Award-winning short film captures unique annual Inuit tradition

·3 min read

Changes made to paras 4, 5 and 6.

It turned out to be an award-winning world premiere for Jennie Williams.

The Inuk filmmaker had her work, Nalujuk Night, shown for the first time to an audience at the FIN Atlantic International Film Festival, which was held Sept. 16 to Sept. 23 in Halifax.

Following the completion of the eight-day festival, Nalujuk Night was named the winner of the Best Atlantic Short Documentary at the event.

Nalujuk Night is about an Inuit tradition in Nain, located in Nunatsiavut, an autonomous area claimed by the Inuit in Labrador.

The tradition features a Nalujuk, a scary-looking character that is rumoured to come in from the Eastern sea ice. The plural, Nalujuit, are beings wearing animal furs and seal skin boots who look truly frightening.

Upon reaching the streets of Nain, the Nalujuit visit community homes and despite their imposing figures hand out bags of treats to children who sing for them.

The Nalujuit also meet and greet community residents who come out to the streets. Those who are believed to have been good during the past year are rewarded with handshakes and goodies.

But if a Nalujuk believes one has misbehaved, a chase ensues. And once caught, the Nalujuk utilize a large wooden stick to (gently) strike those who have been perceived to have acted badly.

Though some might view the Nalujuk night as scary, its main purpose is to bring community members together to celebrate their culture and tradition.

Williams, who is also a visual artist, has had her professional photographs of Inuit life appear in numerous magazines.

She’s also taken photos of Nalujuk night in Nain for a dozen years.

Williams explained why she decided to take her work to the big screen.

“Having photographed the unique tradition of Nalujuk night in Nain, Labrador, I wanted people to experience Nalujuk night just like I did, see what I saw, and in the way that the night made me feel,” she said.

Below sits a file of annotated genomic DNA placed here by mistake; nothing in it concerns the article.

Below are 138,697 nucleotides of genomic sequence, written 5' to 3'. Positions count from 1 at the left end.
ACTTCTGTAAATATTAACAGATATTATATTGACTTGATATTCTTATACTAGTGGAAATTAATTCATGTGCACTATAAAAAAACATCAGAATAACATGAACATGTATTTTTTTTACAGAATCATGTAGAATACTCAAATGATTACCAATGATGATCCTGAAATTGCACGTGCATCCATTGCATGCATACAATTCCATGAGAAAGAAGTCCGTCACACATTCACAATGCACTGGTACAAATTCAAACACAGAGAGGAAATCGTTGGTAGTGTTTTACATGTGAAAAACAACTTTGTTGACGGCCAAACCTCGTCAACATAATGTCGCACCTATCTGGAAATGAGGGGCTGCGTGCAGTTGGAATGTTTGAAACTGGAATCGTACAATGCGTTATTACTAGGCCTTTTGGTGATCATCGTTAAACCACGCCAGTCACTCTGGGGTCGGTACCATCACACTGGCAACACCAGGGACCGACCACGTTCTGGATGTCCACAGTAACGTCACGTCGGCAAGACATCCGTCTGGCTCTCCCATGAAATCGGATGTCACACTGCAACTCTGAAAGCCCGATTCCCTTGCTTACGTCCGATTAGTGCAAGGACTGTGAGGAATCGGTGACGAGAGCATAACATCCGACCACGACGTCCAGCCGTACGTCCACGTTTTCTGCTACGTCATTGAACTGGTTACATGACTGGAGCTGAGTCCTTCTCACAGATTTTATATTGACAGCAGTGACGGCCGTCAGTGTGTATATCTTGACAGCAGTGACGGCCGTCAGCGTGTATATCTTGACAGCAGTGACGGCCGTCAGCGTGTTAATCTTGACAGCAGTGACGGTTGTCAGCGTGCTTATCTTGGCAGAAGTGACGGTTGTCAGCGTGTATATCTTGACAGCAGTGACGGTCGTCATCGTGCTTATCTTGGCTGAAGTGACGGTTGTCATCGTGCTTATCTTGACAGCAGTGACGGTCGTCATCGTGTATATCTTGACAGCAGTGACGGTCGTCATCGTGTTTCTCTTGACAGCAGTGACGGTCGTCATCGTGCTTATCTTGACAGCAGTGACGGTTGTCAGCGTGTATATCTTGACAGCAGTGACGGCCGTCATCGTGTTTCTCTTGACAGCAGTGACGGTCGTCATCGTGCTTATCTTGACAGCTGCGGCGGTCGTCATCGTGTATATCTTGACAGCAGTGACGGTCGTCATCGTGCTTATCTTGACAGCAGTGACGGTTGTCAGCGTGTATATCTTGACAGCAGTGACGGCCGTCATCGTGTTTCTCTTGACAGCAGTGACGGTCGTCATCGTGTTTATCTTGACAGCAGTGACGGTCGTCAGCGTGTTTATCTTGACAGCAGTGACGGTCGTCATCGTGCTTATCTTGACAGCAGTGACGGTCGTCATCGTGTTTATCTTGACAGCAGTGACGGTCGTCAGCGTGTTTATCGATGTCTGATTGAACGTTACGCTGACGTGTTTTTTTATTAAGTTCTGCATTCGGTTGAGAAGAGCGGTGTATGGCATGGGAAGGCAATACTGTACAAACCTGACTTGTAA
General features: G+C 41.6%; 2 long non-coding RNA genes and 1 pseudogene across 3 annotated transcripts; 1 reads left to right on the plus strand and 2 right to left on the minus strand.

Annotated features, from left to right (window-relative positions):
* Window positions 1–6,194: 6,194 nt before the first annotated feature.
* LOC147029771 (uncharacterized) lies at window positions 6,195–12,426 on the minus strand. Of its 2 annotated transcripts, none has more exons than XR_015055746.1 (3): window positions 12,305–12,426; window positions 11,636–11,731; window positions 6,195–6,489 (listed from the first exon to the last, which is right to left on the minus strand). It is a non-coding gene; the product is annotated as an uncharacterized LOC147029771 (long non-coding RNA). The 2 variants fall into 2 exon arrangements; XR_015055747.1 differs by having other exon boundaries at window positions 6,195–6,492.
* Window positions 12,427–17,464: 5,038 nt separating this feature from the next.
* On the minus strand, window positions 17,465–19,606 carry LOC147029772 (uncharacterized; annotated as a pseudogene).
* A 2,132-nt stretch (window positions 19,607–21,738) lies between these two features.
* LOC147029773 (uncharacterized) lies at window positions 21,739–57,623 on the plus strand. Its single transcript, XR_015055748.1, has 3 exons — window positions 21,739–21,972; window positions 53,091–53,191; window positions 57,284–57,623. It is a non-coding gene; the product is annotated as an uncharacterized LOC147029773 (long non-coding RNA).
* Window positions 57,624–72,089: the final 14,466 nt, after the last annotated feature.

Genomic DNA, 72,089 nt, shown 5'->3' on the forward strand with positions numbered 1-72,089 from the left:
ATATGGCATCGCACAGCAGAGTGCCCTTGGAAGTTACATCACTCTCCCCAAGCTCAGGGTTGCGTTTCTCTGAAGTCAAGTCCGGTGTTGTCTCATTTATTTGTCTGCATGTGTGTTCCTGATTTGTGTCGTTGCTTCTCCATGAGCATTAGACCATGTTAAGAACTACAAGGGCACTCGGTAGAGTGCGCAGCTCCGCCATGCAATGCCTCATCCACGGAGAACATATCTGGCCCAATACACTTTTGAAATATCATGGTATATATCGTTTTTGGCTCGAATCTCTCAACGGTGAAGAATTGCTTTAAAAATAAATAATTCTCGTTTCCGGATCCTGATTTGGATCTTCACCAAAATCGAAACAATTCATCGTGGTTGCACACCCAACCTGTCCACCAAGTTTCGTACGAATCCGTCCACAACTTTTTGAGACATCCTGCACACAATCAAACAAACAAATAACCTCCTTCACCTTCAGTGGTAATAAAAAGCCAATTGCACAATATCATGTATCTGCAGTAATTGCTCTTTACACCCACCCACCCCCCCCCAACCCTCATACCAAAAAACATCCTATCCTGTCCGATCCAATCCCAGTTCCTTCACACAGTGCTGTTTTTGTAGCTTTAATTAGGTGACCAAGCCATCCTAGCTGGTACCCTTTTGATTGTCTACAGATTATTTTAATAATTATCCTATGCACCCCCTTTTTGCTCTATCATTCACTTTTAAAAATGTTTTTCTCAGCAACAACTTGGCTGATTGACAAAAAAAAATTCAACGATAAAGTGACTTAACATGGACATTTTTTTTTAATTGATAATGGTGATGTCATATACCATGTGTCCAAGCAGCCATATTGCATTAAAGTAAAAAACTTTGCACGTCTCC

Williams said she felt it was necessary to make a film so others could better understand what Nalujuk night is also about.

“During the previous years of having my Nalujuk night photos in exhibits, I would get many questions because nobody had seen anything like it before and wanted to know all about it,” she said.

“I always tried explaining it the best I could and I always thought to myself, it would be awesome to have a film so people can see for themselves what Nalujuk night is and how it is celebrated today in Nain.”

With eerie accompanying music, Williams brings to life the annual tradition.

“I wanted people to have the feeling like they were there themselves, experiencing the night,” she said. “I took all of my best memories from Nalujuk night and put them into this film.”

Williams is proud of the finished 13-minute short.

“The most rewarding part for me is creating something that will be around for people to enjoy and to learn about forever,” she said.

“I know how truly unique it is and how anyone viewing it will get to see something they might never have gotten the chance to experience. A glimpse into life in northern Labrador in a small beautiful town that still celebrates a tradition that was celebrated many years ago.”

Nalujuk Night will also be screened at several upcoming festivals across Canada.

For starters, it will have its western Canadian premiere at the Vancouver International Film Festival, which begins Oct. 1 and continues until Oct. 11.

It will also be shown at Festival nouveau cinema, which runs Oct. 6 to Oct. 31 in Montreal.

That will be followed by a screening at the St. John’s International Women’s Film Festival running Oct. 14 to Oct. 18 in Newfoundland.

Nalujuk Night will also play at the imagineNATIVE Film + Media Arts Festival being staged Oct. 19 to Oct. 24 in Toronto.

Windspeaker.com

By Sam Laskaris, Local Journalism Initiative Reporter, Windspeaker.com, Windspeaker.com

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